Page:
- List four intrinsic factors for pressure ulcer development.
- Identify the four types of tissue to be observed in a pressure ulcer.
- Identify the three-dimensional measurement formula.
- State three possible strategies nurses can perform to relieve pain during dressing changes.
- Identify the three microbiologic states within pressure ulcers.
- Explain why taking creative liberties with physician-ordered treatments is a bad practice.
- Identify two care-plan risk factors.
- Explain why proper, detailed documentation is important.
- Define “MVTR.”
- Identify good and bad MVTR.
- List the seven “rights” to consider when performing dressing changes.
- List two wound-care products that promote a moist wound environment.
- Define “negative pressure wound therapy.”
- List two factors to consider about the patient before administering negative pressure wound therapy.
- Identify the three parameters the PUSH tool is designed to monitor.
- List the three factors that must be consistently addressed prior to identifying a wound as “recalcitrant.”
- List three aspects of risk and care about which primary caregivers, patients, families, and other professional staff should be educated.
Take a look at the table of contents:
Chapter 1: Background and scope
Chapter 2: Prevention
Chapter 3: Development and staging of pressure ulcers
Chapter 4. Risk assessment
Chapter 5: Wound assessment
Chapter 6: Pain, nutrition, and infection assessment
Chapter 7: Common documentation and treatment problems
Chapter 8: Treatment concepts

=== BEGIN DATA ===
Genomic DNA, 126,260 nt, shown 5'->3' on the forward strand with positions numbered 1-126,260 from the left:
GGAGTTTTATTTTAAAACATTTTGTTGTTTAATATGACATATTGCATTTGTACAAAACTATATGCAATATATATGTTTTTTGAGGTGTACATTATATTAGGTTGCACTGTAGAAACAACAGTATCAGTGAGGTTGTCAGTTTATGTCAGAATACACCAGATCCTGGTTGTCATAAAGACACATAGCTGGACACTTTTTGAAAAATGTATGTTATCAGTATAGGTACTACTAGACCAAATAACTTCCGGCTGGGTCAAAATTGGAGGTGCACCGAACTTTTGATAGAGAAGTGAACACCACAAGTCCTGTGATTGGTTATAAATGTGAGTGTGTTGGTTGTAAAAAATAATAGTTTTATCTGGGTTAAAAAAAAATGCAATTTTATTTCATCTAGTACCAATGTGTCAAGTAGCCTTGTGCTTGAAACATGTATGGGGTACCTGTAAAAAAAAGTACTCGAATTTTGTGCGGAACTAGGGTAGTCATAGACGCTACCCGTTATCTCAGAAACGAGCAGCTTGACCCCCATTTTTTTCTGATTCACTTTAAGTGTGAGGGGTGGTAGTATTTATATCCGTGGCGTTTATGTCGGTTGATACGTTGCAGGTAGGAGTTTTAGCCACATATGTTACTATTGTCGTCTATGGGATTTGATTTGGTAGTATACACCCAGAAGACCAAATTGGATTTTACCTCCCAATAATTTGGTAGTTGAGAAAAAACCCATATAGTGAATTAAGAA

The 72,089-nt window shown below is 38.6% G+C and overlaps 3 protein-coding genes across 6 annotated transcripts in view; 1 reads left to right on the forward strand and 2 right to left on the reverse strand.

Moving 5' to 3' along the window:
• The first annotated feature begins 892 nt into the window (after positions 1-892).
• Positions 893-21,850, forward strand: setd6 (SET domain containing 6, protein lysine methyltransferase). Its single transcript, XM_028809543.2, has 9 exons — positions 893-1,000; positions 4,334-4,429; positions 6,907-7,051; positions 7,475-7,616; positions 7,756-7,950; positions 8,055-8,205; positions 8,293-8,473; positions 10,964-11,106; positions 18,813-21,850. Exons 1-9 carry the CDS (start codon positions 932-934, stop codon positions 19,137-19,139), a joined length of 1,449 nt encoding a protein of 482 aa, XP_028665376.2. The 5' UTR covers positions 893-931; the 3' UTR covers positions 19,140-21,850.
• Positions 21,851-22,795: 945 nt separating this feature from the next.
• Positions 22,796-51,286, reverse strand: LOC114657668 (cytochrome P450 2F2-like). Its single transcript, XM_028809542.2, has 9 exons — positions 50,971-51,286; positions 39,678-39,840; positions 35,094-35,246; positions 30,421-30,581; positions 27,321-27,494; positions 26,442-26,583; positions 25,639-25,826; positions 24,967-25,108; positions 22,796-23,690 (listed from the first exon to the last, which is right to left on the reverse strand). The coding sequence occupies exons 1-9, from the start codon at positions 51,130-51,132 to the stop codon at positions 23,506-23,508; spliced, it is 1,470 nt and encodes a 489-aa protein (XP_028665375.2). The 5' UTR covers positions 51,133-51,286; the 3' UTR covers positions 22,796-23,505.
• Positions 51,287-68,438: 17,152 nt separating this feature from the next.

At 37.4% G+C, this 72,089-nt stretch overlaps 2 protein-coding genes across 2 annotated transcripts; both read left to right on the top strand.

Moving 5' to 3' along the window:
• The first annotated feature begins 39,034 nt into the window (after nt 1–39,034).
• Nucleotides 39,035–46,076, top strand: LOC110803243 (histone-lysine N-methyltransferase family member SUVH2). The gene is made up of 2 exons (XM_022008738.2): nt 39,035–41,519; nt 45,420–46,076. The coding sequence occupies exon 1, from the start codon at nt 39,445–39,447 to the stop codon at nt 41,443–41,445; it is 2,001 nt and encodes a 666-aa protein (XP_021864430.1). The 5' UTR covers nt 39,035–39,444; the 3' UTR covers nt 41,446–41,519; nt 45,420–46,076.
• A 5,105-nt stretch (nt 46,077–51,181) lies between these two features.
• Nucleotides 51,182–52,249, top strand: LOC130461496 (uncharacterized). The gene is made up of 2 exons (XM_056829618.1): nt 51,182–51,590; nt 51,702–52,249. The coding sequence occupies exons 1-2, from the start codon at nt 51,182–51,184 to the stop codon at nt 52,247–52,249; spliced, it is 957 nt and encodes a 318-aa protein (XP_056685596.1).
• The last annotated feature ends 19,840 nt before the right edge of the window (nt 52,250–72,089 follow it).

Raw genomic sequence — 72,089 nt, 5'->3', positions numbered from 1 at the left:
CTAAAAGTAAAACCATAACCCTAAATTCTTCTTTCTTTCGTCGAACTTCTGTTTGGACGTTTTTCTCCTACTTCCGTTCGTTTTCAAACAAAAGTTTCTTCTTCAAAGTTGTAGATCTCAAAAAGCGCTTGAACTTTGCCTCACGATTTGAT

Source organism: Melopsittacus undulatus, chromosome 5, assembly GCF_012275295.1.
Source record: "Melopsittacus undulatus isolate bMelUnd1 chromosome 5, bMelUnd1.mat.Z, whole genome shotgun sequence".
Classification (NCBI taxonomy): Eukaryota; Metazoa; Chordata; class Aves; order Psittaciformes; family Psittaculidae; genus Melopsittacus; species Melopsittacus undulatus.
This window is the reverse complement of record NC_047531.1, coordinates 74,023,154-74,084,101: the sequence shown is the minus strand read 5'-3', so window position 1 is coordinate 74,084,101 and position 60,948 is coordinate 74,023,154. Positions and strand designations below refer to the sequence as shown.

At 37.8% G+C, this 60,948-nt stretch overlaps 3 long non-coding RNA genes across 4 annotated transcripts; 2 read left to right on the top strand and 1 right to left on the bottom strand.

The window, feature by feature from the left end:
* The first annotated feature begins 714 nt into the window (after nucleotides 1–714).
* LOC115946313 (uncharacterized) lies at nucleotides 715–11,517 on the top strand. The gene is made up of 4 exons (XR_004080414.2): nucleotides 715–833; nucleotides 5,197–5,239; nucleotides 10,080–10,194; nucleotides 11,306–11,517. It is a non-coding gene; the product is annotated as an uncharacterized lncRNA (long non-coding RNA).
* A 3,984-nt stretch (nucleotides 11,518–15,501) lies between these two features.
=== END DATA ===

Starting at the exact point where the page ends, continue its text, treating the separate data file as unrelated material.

Chapter 9: Wound-care products
Chapter 10: Wound healing
Chapter 11: Building your team, program, and tools
Who needs this book?
Nurses, CNOs/VPs of patient services, risk managers, directors of nursing, patient safety directors, staff development coordinators, quality directors, HR
Not enough time to organize a group learning session?
This tool is great for self-learning, too! The self-study format allows nurses to use this guide when it is most convenient for them. The exam helps assess and document the effectiveness of training and the knowledge gained by the learner.
About the author
Karen S. Clay, RN, BSN, CWCN, is president of Clay & Associates, a consulting firm in Massachusetts. She has more than 30 years experience in healthcare and specializes in wound management, risk management, and clinical program development. She is a national speaker on wound management topics and has worked with numerous Quality Improvement Organizations and healthcare associations.
Faculty Disclosure Statement: HCPro Inc. has confirmed that none of the faculty/presenters or contributors have any relevant financial relationships to disclose related to the content of this educational activity.
*MAGNET™, MAGNET RECOGNITION PROGRAM®, and ANCC MAGNET RECOGNITION® are trademarks of the American Nurses Credentialing Center (ANCC). The products and services of HCPro, Inc. and The Greeley Company are neither sponsored nor endorsed by the ANCC.
If you would like to find out about the availability of nursing contact hours on this or any other HCPro nursing book, please visit our Continuing Education information page, here.
Published: March 2008